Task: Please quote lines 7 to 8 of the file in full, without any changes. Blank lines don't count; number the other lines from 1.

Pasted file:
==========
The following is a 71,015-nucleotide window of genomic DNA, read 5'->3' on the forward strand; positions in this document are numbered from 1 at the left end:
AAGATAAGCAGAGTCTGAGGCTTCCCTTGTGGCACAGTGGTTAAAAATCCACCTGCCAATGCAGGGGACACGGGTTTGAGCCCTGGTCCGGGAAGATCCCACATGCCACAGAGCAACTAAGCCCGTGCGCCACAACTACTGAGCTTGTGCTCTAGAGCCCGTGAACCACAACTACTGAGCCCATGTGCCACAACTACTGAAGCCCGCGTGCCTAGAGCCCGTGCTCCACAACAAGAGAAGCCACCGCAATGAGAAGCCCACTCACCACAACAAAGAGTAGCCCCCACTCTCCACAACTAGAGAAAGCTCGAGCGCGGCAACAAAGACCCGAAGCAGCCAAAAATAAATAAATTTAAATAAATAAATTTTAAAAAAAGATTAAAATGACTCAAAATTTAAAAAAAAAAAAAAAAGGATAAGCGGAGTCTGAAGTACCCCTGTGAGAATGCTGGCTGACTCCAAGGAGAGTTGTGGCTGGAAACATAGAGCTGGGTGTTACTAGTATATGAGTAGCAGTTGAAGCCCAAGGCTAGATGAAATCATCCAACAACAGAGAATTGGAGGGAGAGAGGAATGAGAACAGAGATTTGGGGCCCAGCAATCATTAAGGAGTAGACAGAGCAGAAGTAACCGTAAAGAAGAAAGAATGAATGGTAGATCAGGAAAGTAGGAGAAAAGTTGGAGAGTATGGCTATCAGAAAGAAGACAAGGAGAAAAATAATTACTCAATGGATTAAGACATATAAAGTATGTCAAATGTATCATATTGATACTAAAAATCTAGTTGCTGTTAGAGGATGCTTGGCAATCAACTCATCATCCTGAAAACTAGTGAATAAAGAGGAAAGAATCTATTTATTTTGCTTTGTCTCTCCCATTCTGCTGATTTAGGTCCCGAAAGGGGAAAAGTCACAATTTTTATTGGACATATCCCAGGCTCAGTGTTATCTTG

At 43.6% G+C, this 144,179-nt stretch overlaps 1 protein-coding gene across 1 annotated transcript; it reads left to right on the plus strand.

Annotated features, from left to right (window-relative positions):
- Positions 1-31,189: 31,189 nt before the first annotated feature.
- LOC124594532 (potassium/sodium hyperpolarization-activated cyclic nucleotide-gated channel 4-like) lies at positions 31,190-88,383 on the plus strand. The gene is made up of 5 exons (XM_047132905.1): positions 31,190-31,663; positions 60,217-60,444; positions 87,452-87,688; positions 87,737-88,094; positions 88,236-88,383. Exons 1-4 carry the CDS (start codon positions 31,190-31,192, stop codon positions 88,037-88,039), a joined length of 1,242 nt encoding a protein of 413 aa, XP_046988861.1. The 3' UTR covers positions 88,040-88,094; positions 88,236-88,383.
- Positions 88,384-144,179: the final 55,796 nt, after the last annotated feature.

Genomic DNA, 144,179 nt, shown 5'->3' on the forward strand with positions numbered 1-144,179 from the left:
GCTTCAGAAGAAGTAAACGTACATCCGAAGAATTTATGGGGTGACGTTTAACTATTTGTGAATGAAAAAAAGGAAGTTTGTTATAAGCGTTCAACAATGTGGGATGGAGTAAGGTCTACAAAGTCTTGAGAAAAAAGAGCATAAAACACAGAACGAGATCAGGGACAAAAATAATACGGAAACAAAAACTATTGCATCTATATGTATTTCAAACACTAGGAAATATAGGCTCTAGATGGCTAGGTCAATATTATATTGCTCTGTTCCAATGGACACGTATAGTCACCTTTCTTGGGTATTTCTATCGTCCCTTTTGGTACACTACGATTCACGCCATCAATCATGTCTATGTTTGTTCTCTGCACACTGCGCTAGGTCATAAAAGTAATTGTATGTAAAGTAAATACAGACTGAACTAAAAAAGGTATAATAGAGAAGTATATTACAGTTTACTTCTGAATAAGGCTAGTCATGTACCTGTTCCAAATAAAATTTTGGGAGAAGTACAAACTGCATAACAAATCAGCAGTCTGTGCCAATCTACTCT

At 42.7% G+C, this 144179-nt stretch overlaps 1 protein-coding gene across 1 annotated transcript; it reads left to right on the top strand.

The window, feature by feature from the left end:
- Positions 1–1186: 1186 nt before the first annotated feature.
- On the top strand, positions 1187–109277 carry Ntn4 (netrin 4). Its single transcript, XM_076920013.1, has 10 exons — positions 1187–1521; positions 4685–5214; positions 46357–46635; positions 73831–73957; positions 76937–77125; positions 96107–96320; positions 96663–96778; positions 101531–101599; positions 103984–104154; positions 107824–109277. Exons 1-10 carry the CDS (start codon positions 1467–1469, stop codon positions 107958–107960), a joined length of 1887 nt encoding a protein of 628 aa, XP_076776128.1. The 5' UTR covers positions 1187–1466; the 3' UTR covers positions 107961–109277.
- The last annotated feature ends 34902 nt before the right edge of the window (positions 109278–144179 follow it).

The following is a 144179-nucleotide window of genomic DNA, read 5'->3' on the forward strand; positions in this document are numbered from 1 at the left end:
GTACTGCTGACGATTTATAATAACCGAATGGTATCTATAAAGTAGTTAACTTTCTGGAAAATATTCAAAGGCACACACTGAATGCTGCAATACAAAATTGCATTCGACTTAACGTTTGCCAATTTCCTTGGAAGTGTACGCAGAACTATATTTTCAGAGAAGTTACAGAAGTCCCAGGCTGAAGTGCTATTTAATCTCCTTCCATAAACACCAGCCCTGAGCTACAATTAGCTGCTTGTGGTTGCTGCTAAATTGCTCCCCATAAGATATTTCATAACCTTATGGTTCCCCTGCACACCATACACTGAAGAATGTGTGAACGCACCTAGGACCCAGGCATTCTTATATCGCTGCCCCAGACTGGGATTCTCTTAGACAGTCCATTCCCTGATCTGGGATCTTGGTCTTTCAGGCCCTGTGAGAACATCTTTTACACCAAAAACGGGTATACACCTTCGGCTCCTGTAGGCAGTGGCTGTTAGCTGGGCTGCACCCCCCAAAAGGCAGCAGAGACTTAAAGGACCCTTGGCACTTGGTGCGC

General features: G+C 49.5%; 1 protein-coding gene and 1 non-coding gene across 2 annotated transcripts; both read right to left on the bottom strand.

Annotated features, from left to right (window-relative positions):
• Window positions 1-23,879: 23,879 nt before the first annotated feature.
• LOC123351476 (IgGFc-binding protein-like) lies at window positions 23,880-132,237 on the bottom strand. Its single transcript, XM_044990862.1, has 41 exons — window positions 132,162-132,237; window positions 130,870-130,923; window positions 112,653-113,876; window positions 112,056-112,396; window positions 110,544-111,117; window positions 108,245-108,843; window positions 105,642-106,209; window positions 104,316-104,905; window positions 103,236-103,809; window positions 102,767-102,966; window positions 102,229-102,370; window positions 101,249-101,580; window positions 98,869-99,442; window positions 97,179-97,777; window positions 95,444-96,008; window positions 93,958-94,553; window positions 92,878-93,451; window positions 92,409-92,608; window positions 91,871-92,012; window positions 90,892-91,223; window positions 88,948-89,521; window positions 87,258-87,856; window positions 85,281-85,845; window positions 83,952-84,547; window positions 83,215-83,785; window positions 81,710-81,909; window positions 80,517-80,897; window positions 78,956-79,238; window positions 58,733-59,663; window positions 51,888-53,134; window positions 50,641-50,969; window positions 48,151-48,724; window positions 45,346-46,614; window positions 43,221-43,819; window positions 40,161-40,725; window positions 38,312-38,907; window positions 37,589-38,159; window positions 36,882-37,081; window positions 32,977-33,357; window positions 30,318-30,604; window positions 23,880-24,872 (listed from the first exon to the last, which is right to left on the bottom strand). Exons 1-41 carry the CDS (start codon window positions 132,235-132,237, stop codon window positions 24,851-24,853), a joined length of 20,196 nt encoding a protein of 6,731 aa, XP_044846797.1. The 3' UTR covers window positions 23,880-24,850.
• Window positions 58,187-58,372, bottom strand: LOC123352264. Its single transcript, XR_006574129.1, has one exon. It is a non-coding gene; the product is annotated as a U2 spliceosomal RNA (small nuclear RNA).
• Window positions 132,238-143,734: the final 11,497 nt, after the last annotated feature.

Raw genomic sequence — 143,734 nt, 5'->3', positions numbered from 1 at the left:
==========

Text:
- Positions 88,384-144,179: the final 55,796 nt, after the last annotated feature.

Genomic DNA, 144,179 nt, shown 5'->3' on the forward strand with positions numbered 1-144,179 from the left: